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Dyson Gen5detect review: Dyson’s latest is better than ever – but at what cost?

Our Rating :
Price when reviewed : £850
inc VAT

Undoubtedly the best performing cordless stick vacuum cleaner ever, but not enough over the V15 Detect to justify the extra cost


  • Strong suction
  • Near-perfect cleaning
  • Thoughtful accessories


  • Extremely expensive
  • Heavy
  • Minor improvements over V15 Detect

Just when you think Dyson has nowhere left to go in the cordless vacuuming world, it pulls out the Dyson Gen5detect. At first glance, this successor to the V15 Detect has the same overall design – it’s a cordless stick that uses an extension wand to connect a handheld unit to one of two floor heads, depending on whether you’re vacuuming carpet or hard floor.

However, while all the best things (and a few of the minor foibles) of the V15 remain, there’s a raft of incremental improvements that take things a step or two beyond the V15’s capabilities.

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Dyson Gen5detect review: What do you get for the money?

Unfortunately, the launch of the Dyson Gen5detect hasn’t done the usual trick of shifting the price of previous Dyson models down a few pounds, leaving room at the top for this model to slot in. Instead Dyson has opted to increase its top-end price to a shocking £850, making this the most expensive Dyson vacuum we’ve reviewed to date.

I was sent the Gen5detect Absolute for review, which was the only version available at the time of writing. I received it clad in the blue and copper colourway (just like the Dyson Zone Absolute+), which is exclusive to the Dyson website but, if you buy it from elsewhere it will arrive in grey and purple.

The other benefit of Dyson’s exclusive version is that it comes with an additional low-reach adapter, which lets you add a flexible 90-degree bend at the top of the extension wand to help clean under low furniture. Other than that, both versions are identical and come with the same attachments.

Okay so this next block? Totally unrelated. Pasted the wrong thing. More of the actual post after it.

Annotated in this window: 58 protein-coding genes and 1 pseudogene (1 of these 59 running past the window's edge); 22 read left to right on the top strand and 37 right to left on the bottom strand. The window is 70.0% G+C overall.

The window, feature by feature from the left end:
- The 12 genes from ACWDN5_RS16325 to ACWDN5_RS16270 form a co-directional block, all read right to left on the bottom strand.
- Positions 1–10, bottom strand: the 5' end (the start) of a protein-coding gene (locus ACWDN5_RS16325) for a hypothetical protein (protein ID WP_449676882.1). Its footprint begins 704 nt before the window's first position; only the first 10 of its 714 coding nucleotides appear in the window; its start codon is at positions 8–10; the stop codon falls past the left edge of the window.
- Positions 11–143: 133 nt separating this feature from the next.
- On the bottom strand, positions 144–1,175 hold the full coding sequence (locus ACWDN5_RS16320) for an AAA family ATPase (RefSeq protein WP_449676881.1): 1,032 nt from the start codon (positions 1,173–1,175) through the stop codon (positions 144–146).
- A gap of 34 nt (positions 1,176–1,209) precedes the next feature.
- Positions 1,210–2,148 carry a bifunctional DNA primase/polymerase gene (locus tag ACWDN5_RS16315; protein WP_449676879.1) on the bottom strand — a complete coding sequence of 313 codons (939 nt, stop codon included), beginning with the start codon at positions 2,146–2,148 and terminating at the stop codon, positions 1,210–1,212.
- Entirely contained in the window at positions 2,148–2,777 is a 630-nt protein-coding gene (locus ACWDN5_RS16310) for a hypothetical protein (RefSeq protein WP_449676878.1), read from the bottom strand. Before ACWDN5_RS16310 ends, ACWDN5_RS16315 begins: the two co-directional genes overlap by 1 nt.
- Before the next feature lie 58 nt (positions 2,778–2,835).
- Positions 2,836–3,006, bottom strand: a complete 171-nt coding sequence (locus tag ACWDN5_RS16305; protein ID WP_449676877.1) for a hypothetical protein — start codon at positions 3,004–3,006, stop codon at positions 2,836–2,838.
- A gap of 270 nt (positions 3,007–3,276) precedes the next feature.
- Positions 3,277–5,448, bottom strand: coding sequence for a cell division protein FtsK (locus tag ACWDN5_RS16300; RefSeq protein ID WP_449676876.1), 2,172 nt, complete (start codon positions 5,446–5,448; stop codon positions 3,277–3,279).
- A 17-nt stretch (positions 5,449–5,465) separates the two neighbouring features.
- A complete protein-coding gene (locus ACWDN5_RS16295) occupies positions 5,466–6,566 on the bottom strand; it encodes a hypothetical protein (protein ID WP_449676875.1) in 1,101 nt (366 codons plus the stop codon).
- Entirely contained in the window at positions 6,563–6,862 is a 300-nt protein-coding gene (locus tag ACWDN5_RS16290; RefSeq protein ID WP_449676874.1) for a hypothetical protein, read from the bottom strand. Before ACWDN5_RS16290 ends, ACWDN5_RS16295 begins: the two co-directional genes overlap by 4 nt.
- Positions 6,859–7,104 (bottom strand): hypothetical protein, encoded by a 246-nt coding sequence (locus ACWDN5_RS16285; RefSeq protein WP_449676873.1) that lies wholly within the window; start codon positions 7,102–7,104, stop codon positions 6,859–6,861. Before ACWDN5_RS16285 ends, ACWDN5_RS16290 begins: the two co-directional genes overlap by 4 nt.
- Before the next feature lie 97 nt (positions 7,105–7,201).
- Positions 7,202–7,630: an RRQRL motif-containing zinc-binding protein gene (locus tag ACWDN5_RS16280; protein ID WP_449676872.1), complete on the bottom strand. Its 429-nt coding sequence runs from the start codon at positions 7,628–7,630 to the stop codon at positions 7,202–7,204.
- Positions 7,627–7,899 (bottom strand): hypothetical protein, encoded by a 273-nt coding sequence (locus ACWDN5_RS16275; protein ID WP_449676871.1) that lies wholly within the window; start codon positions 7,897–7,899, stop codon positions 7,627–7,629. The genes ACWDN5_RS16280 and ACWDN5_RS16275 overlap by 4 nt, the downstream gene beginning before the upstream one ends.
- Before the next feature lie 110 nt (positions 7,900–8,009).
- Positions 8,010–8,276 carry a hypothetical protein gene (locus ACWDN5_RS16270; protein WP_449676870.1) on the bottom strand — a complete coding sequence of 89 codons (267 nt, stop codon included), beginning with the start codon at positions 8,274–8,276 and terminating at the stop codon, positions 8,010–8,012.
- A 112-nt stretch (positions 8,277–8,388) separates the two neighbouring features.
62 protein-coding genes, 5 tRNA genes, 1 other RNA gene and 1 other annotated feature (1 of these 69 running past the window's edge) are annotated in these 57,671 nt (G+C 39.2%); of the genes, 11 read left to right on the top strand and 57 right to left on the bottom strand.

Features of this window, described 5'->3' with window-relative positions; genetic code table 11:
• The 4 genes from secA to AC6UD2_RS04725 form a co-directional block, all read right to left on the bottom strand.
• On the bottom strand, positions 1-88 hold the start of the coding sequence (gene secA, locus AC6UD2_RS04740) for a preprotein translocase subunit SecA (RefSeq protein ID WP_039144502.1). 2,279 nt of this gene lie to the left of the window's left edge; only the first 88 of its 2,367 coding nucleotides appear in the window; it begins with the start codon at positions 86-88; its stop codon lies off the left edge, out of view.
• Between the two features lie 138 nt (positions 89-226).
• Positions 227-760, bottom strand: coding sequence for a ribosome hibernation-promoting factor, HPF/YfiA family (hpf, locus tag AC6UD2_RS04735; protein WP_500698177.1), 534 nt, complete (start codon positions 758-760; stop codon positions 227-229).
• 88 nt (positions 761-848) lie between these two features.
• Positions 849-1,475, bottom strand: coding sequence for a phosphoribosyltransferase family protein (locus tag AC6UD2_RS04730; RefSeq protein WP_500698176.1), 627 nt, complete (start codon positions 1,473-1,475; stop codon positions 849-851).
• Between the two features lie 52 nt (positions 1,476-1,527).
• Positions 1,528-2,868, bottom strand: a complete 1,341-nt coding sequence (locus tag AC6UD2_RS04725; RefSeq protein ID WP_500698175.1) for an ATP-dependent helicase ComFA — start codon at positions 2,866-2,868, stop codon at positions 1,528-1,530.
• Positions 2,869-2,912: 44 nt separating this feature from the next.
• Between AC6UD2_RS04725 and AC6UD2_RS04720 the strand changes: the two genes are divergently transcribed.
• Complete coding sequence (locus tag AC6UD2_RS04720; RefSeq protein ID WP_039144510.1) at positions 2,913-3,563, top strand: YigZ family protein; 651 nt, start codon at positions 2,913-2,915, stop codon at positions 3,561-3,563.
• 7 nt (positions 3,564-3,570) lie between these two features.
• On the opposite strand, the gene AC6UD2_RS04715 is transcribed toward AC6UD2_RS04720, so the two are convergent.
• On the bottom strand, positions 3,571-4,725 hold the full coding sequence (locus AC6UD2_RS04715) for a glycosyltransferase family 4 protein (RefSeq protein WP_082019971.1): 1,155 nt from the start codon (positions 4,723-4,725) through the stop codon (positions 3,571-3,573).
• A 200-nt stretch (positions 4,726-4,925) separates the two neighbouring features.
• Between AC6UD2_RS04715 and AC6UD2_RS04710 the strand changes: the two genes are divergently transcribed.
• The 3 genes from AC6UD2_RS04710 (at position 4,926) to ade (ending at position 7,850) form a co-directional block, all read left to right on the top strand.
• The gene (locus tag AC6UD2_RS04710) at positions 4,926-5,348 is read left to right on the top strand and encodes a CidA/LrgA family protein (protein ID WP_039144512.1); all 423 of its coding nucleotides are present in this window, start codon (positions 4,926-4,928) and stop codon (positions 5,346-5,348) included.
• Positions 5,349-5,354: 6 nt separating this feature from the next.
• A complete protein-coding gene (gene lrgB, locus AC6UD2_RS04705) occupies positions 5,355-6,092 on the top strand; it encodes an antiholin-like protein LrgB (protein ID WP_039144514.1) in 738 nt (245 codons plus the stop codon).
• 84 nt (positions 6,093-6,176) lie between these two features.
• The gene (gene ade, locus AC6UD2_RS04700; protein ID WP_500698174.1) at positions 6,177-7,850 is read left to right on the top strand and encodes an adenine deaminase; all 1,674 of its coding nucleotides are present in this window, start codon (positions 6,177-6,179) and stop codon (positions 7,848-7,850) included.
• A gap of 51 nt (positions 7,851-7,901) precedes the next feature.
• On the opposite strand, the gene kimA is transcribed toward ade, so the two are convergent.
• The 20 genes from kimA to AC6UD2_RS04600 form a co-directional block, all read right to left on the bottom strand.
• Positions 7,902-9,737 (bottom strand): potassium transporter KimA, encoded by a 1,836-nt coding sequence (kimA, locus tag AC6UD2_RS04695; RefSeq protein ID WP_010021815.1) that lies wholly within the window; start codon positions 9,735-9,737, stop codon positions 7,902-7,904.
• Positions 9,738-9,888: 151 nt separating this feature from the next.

The main attachments are the motorised carpet and hard flooring (Fluffy Optic) heads. The former looks identical to the one that comes with the V15 Detect and there’s nothing wrong with that – it’s an absolute belter. It has a brushbar that’s brimming with two types of bristles, which spiral around it. This arrangement coordinates with built-in combs to keep long hair from getting wrapped around the bar.

The Fluffy Optic hard floor head looks like the one from the V15 but it’s seen an improvement in the strength of its green laser. This fires out in front of the floor head, picking out dust and other particles so you can see them better. It helps reassure you that your floor is clean when you can see the path the floor head makes through otherwise invisible dust.

The extension wand has also changed and now comes with a built-in combination dusting and crevice tool. It’s a similar design to combi tools I’ve seen from Dyson before, except it’s stored neatly inside the wand itself.

This has a regular junction button to detach the whole thing from the motor unit, or you can use a second button to remove the wand only, leaving the attachment behind. A retractable dusting brush is positioned over the end of the crevice tool for general dusting duties, or pulled right back to expose the crevice tool for reaching into corners. Having this always on hand is genuinely useful.

The final two attachments are Dyson favourites. The classic combination tool is a nozzle and dusting brush in one, while the hair screw tool is a mini-motorised head designed for handheld use that’s as good at staying free of hair tangles as the main carpet head. There’s nothing missing here: it has everything you need to get the most from the cleaner in every corner of your home.

In terms of size, the Gen5detect is slightly larger than the V15 (250 x 276 x 1,276mm), although the handheld motor unit is significantly bulkier – around the filter end, in particular. And it’s around 500g heavier, too, weighing 3.5kg for the motor unit with the wand and carpet head attached. The battery is still easily removable but it’s now longer, thinner and a little heavier than before.

The handheld unit including the battery is 2.3kg, which is heavier than the V15 by around 220g. The relatively svelte built-in tool only adds an extra 100g but, since it’s built into the extension wand, the extra weight is barely noticeable when you’re pushing it around the floor. You’ll feel it in handheld mode, though.